“Since then I have read thousands of other science fiction novels, and written a few myself. Modern imaginative fiction is a house with many rooms, and I’ve visited most of them. Cyberpunk, New Wave, magic realism, slipstream, military SF, dystopias, utopias, urban fantasy, high fantasy, splatterpunk, the new weird, the new space opera, you name it. I’ve sampled all of it, and I’m glad it’s all there, but when it comes right down it, the SF I love best is still the SF that gives me that sense of wonder I found in that Heinlein book almost sixty years ago, and afterwards in the works of Roger Zelazny, Jack Vance, Alfred Bester, Ursula K. Le Guin, Jack Vance, Andre Norton, the early Chip Delany, Jack Vance, Frank Herbert, Robert Silverberg, Jack Vance, Eric Frank Russell, Cordwainer Smith, Fritz Leiber, Jack Vance, Arthur C. Clarke, Poul Anderson, and so many more. (Did I mention Jack Vance?) I love the aliens, be they threatening or benevolent, the more alien the better. I dream of starships, strange worlds beneath the light of distant suns. I want the sights and sounds and smells of times and places and cultures colorful and exotic. That was the sort of science fiction that I tried to write myself with the Thousand Worlds stories that made my name in the 70s, when I was just breaking in as a writer.
It’s my hope that this new Clarion scholarship will help find and encourage young aspiring writers who dream the same sort of dreams, that it will give a small boost up to the next Roger Zelazny, the next Ursula Le Guin, the next Jack Vance. “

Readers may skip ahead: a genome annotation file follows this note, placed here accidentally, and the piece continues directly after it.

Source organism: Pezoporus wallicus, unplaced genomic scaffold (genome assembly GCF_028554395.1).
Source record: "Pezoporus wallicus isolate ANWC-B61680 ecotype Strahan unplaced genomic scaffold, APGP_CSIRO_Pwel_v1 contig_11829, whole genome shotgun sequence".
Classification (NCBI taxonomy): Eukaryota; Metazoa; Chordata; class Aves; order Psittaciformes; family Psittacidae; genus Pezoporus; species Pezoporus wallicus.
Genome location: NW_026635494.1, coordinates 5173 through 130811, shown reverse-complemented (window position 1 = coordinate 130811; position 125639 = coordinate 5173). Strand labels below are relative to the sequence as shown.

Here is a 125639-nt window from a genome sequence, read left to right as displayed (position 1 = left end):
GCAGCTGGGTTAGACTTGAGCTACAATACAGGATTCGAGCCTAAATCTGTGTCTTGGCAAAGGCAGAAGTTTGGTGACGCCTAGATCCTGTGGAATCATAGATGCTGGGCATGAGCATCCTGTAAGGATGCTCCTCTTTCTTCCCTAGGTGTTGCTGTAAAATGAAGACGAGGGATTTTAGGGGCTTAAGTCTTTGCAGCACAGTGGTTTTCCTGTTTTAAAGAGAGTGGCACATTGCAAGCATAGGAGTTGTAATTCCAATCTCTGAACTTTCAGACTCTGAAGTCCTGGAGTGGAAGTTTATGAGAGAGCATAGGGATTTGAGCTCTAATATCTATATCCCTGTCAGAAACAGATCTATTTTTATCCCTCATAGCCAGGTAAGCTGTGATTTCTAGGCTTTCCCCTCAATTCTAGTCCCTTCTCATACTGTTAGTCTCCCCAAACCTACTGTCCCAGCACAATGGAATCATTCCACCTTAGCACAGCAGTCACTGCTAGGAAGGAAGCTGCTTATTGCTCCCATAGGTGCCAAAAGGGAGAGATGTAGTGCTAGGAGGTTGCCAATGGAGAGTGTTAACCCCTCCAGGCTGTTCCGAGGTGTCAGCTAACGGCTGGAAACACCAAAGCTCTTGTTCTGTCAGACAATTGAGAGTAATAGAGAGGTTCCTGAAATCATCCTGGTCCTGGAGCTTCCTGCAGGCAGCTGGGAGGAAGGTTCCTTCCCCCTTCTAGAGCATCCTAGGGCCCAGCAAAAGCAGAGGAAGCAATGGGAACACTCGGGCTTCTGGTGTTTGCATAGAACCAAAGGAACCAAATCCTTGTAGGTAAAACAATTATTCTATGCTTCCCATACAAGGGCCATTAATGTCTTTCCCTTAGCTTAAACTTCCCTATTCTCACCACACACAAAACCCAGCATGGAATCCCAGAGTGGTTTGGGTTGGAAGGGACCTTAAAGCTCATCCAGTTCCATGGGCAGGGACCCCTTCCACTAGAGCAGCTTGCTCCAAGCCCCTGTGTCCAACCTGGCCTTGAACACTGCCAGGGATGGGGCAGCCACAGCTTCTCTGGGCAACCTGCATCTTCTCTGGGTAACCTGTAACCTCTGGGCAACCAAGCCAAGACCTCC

This year’s winner of the Sense of Wonder is JAMIE WAHLS.
Here’s the official press release from Clarion:
Clarion Workshop Announces George R.R. Martin’s
’Sense of Wonder’ Scholarship Recipient
BERKLEY, Calif. — Jamie Wahls had his plans in order after receiving his acceptance to the Clarion Science Fiction and Fantasy Writers Workshop. Then George R. R. Martin picked up his tuition by awarding Jamie this year’s Sense of Wonder Scholarship.
The scholarship, administered by The Clarion Foundation, seeks to encourage aspiring writers who strive to capture that sense in stories which cross the vast vista of interstellar space. The workshop, now in its 51st year, is hosted at the Arthur C. Clarke Centre for Human Imagination at the University of California, San Diego.